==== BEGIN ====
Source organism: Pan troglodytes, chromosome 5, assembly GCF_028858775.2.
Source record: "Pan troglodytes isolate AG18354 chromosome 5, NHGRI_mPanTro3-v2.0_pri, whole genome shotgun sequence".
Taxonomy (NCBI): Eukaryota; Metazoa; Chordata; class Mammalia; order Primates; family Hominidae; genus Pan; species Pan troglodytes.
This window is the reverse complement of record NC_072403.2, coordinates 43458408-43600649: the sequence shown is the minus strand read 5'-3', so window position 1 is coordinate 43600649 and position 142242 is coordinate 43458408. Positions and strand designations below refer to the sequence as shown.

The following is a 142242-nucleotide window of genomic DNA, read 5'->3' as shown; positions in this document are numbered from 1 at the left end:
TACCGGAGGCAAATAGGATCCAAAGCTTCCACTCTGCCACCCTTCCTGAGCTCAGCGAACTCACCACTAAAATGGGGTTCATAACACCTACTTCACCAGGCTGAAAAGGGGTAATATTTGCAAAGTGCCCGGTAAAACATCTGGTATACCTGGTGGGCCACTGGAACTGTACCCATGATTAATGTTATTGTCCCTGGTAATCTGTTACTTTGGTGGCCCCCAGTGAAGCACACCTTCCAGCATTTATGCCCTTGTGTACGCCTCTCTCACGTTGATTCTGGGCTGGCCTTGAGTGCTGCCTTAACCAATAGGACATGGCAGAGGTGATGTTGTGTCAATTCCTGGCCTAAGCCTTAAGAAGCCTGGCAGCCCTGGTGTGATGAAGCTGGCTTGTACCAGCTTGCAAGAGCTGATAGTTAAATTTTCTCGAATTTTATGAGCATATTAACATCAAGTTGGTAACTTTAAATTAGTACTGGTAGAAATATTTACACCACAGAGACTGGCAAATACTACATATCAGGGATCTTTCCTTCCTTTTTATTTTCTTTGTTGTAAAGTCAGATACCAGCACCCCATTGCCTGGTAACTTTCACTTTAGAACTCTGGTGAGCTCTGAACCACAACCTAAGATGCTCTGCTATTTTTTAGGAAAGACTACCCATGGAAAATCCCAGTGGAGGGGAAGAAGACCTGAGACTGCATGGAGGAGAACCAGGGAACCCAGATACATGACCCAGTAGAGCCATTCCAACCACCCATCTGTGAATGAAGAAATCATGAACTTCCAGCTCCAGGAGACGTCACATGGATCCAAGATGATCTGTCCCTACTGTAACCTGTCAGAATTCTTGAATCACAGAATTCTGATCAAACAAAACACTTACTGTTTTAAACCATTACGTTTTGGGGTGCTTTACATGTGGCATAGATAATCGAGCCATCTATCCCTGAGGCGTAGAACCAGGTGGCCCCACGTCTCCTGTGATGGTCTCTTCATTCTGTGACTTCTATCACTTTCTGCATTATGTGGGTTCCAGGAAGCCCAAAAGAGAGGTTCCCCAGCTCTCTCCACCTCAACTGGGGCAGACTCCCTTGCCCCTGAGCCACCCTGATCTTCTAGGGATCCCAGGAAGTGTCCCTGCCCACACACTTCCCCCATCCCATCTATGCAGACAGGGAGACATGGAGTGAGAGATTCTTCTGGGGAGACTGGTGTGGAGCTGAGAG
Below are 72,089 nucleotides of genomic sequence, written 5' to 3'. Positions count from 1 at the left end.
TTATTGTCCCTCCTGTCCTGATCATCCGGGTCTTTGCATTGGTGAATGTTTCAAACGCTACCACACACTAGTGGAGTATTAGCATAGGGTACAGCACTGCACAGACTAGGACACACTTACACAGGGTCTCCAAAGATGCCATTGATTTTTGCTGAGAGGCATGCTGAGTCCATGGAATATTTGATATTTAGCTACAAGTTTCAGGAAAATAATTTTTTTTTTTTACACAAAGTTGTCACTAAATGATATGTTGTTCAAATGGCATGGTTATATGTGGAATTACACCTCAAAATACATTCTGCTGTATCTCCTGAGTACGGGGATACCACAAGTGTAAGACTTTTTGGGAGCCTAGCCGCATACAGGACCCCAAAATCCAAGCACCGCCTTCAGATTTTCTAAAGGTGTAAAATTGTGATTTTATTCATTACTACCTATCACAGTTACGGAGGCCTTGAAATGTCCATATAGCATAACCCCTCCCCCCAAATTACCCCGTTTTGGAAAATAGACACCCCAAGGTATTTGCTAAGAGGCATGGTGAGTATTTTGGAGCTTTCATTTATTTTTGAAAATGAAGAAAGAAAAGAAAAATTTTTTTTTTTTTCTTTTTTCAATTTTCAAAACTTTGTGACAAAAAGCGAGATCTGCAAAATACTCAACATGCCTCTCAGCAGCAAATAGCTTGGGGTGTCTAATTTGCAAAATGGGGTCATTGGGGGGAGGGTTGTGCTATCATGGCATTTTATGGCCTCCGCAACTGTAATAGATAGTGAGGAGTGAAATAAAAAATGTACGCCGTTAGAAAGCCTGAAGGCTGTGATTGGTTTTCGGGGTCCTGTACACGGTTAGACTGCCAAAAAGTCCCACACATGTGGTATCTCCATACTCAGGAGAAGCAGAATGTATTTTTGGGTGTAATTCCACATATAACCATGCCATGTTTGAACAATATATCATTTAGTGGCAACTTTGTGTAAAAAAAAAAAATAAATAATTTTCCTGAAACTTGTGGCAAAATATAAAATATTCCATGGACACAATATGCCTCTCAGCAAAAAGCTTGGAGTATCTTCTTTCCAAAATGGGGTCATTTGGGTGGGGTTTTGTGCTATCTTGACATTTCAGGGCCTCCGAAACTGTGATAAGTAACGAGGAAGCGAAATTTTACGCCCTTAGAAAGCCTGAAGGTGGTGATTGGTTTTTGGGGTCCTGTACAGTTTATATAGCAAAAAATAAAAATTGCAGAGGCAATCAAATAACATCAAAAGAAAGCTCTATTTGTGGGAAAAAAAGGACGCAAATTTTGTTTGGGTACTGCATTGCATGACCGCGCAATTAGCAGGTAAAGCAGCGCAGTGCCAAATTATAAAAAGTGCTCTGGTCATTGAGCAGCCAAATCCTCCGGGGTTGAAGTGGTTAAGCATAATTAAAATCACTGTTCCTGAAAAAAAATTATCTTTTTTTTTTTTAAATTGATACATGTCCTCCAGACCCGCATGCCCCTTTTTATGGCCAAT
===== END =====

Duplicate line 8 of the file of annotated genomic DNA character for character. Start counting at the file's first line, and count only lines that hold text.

TTATTGTCCCTCCTGTCCTGATCATCCGGGTCTTTGCATTGGTGAATGTTTCAAACGCTACCACACACTAGTGGAGTATTAGCATAGGGTACAGCACTGCACAGACTAGGACACACTTACACAGGGTCTCCAAAGATGCCATTGATTTTTGCTGAGAGGCATGCTGAGTCCATGGAATATTTGATATTTAGCTACAAGTTTCAGGAAAATAATTTTTTTTTTTTACACAAAGTTGTCACTAAATGATATGTTGTTCAAATGGCATGGTTATATGTGGAATTACACCTCAAAATACATTCTGCTGTATCTCCTGAGTACGGGGATACCACAAGTGTAAGACTTTTTGGGAGCCTAGCCGCATACAGGACCCCAAAATCCAAGCACCGCCTTCAGATTTTCTAAAGGTGTAAAATTGTGATTTTATTCATTACTACCTATCACAGTTACGGAGGCCTTGAAATGTCCATATAGCATAACCCCTCCCCCCAAATTACCCCGTTTTGGAAAATAGACACCCCAAGGTATTTGCTAAGAGGCATGGTGAGTATTTTGGAGCTTTCATTTATTTTTGAAAATGAAGAAAGAAAAGAAAAATTTTTTTTTTTTTCTTTTTTCAATTTTCAAAACTTTGTGACAAAAAGCGAGATCTGCAAAATACTCAACATGCCTCTCAGCAGCAAATAGCTTGGGGTGTCTAATTTGCAAAATGGGGTCATTGGGGGGAGGGTTGTGCTATCATGGCATTTTATGGCCTCCGCAACTGTAATAGATAGTGAGGAGTGAAATAAAAAATGTACGCCGTTAGAAAGCCTGAAGGCTGTGATTGGTTTTCGGGGTCCTGTACACGGTTAGACTGCCAAAAAGTCCCACACATGTGGTATCTCCATACTCAGGAGAAGCAGAATGTATTTTTGGGTGTAATTCCACATATAACCATGCCATGTTTGAACAATATATCATTTAGTGGCAACTTTGTGTAAAAAAAAAAAATAAATAATTTTCCTGAAACTTGTGGCAAAATATAAAATATTCCATGGACACAATATGCCTCTCAGCAAAAAGCTTGGAGTATCTTCTTTCCAAAATGGGGTCATTTGGGTGGGGTTTTGTGCTATCTTGACATTTCAGGGCCTCCGAAACTGTGATAAGTAACGAGGAAGCGAAATTTTACGCCCTTAGAAAGCCTGAAGGTGGTGATTGGTTTTTGGGGTCCTGTACAGTTTATATAGCAAAAAATAAAAATTGCAGAGGCAATCAAATAACATCAAAAGAAAGCTCTATTTGTGGGAAAAAAAGGACGCAAATTTTGTTTGGGTACTGCATTGCATGACCGCGCAATTAGCAGGTAAAGCAGCGCAGTGCCAAATTATAAAAAGTGCTCTGGTCATTGAGCAGCCAAATCCTCCGGGGTTGAAGTGGTTAAGCATAATTAAAATCACTGTTCCTGAAAAAAAATTATCTTTTTTTTTTTTAAATTGATACATGTCCTCCAGACCCGCATGCCCCTTTTTATGGCCAAT